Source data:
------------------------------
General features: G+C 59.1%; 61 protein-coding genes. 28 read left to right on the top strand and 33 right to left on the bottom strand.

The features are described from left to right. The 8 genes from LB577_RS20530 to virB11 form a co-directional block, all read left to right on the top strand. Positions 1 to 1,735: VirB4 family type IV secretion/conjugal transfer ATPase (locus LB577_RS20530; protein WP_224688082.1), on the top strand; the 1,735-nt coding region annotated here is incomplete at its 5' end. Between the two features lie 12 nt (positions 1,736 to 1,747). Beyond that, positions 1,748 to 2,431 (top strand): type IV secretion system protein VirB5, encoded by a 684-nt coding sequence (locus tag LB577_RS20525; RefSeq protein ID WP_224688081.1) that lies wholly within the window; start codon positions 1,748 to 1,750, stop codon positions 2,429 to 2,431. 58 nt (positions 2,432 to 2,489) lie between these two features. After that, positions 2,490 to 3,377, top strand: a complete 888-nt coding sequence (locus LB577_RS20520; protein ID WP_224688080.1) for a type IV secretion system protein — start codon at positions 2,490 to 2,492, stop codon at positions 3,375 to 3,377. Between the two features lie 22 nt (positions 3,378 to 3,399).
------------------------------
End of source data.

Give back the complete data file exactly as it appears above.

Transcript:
General features: G+C 59.1%; 61 protein-coding genes. 28 read left to right on the top strand and 33 right to left on the bottom strand.

The features are described from left to right. The 8 genes from LB577_RS20530 to virB11 form a co-directional block, all read left to right on the top strand. Positions 1 to 1,735: VirB4 family type IV secretion/conjugal transfer ATPase (locus LB577_RS20530; protein WP_224688082.1), on the top strand; the 1,735-nt coding region annotated here is incomplete at its 5' end. Between the two features lie 12 nt (positions 1,736 to 1,747). Beyond that, positions 1,748 to 2,431 (top strand): type IV secretion system protein VirB5, encoded by a 684-nt coding sequence (locus tag LB577_RS20525; RefSeq protein ID WP_224688081.1) that lies wholly within the window; start codon positions 1,748 to 1,750, stop codon positions 2,429 to 2,431. 58 nt (positions 2,432 to 2,489) lie between these two features. After that, positions 2,490 to 3,377, top strand: a complete 888-nt coding sequence (locus LB577_RS20520; protein ID WP_224688080.1) for a type IV secretion system protein — start codon at positions 2,490 to 2,492, stop codon at positions 3,375 to 3,377. Between the two features lie 22 nt (positions 3,378 to 3,399).